Wth the free camp site at Lennard River so crowded on the 4th night we needed to move on, anyway we were running out of supplies.....
We headed off from Lennard River at 7:25 am 27th along the last of the Gibb expecting the road to be all bitumin as indicated by the map. Wrong again, about half of it was dirt, but it was in good condition and we were able to make very good time. Along the way I kept seeing what looked like new shoots which had germinated as a result of the rains and were pushing through what looked like a flower bud. I got GMan to stop and got out to take a photo and it turned out to be some type of fungus. We were booking in to the caravan park at 9:45 am.
We were warned by two different sets of people to not go into the first park on the right, but to wait and go to the one through town on the left. Having learned from experience this advise is generally excellent we are now in the Kimberley Entrance park and it is good. The facilities are clean and some
new, great washing machines and hanging space. A couple of days later we cruised past the first park and are very glad we ended up here.
Washing was my first priority 11 days of washing from both dusty and muddy conditions. Graham hadn't finished the outside set up and I had already filled 4 of the big Maytag machines with clothes, bedding and towels. We used up a whole rotary clothes line of hanging space.
Next we caught up with the email and put together a blog complete with quite a large number of photographs. We also caught up with Shirley and Dave's blog.
We wandered off to the camping shop and managed to get everything we needed then to Woolies to check it out. What a difference to the Coles in Kununurra. Giesen Sav Blanc was $8 cheaper in Derby and only $2 more expensive that Clare!
On the 28th we walked down to the main shoping area to try and see if there was one of the cheap shops, but no go. In the afternoon we went to the information centre then out onto the jetty to watch the tide come in. Today the
tide was a mere 11.54 metre range. The sound of the water rushing under the jetty was astonishing and the speed it was moving at was incredible. We got to the jetty at 2:15 pm and it peaked at 3:54 pm. The photos say it all. A truely amazing sight. Whilst we were watching the tide there were people fishing around us. No-one was catching anything. Then an indigenous man with a couple of small girls arrived tossed in a crab pot and wandered off to buy them a treat. 8 minutes later he pulled in his pot and there was a magnificent mud crab. I took a photo for you Robbie.
We then proceeded to the chippie and had snapper and chips in the park area there. The chips were very ordinary but the fish was real snapper and fresh. A nice family outing with the boys who actually behaved today.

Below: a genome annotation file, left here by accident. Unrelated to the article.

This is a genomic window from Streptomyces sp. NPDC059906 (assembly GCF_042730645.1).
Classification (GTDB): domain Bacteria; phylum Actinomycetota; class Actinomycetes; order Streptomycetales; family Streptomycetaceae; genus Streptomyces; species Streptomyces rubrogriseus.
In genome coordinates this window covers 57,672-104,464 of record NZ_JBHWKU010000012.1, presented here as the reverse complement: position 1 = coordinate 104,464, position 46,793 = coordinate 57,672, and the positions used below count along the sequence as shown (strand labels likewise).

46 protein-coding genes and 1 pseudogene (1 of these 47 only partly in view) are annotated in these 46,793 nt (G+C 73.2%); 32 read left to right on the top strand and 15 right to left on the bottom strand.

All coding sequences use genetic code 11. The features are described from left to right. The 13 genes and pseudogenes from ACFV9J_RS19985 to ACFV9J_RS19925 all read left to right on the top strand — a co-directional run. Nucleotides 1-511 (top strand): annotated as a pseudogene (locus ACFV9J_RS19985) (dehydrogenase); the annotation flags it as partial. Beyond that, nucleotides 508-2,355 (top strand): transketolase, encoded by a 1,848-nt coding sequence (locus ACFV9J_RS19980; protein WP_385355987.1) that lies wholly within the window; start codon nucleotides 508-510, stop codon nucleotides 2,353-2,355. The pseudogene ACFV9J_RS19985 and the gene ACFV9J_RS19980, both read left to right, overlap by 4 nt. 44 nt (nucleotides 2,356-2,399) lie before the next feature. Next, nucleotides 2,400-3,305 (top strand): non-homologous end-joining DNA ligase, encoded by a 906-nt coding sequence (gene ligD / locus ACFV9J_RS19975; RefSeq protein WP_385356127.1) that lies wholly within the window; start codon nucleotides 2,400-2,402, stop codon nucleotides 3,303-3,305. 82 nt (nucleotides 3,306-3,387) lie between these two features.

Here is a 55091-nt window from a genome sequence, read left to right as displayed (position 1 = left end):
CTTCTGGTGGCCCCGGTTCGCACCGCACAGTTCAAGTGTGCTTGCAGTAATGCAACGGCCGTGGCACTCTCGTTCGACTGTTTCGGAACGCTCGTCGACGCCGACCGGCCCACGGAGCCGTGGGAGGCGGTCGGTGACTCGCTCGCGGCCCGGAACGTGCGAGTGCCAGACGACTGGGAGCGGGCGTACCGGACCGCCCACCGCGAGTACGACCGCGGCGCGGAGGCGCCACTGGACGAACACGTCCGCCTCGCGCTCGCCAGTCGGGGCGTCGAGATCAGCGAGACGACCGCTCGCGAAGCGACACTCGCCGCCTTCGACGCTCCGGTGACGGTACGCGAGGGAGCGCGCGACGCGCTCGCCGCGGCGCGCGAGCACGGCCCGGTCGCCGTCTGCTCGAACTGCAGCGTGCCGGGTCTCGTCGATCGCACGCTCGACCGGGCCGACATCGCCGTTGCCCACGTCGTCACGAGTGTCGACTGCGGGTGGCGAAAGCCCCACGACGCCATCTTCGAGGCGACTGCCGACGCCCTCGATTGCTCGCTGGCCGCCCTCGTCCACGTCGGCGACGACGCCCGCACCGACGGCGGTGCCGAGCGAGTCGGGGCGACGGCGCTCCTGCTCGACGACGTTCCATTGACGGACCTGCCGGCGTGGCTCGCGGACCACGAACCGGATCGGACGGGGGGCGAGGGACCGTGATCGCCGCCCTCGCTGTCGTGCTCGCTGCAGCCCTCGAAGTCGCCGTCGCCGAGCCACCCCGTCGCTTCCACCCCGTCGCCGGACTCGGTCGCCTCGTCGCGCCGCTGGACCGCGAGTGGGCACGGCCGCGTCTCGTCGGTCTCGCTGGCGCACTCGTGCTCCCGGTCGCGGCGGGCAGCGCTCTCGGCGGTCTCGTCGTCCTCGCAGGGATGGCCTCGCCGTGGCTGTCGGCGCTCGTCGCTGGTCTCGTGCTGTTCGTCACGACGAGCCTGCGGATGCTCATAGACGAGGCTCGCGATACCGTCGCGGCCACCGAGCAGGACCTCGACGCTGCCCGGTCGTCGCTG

29th. The people in the kimberley Kamper next to us packed up and left this morning. Then everyone else around us packed up and left. We must have done something wrong.
We did some sightseeing. Went to the Wharfinger House Museum and caught up on
some early information on aviation, telecommunications, history and artifacts of the area. A nice little place which you view by getting a key from the Information Centre. Needs a good dust though.
Next we visited the old Derby Gaol in the main street. Made me ashamed. It must have been appalling to be locked up there. We then proceeded to the pioneer cemetery. As we pulled up the trees were full of raptors and the lush native grasses in the cemetery were covered in a mob of kangaroos. What is the collective noun for kangaroos? Is it mob, it was instinctive to write that. There must have been 60-70 of them spread out across the whole area and different species, I saw greys, reds (smaller than we are used to) and wallabys. They watched us and as we moved towards them they bounded off into the bush which borders the back.
We got a photograph of the grave of William Richardson the policeman shot by Pigeon the aboriginal tracker for turned activist in the 1880's. One of his hiding places was Tunnel Creek which we will visit in a few days. There were very few headstones but hundreds
I was moved by about 8 graves, 5 of which were for children less than one year old, which are still being tended to, covered in flowers, toys etc more than 50 years after they were interred. Incredible. As we pulled away the kangaroos were returning to their grazing.
Our final stop for the day was sunset from the jetty. There was a lot of cloud precisely where the sun went down, so we did not get the spread of light expected but it was still a magnificent sight. I expect to go back again on Saturday night with the Oakley's for another viewing.
I note in their blog tonight from Port Hedland it was raining, they had better not bring that with them.
Even though there are few words with this blog there are already lots of photos to accompany it, so I will post this and another one before we leave on Sunday if there is anything to report.
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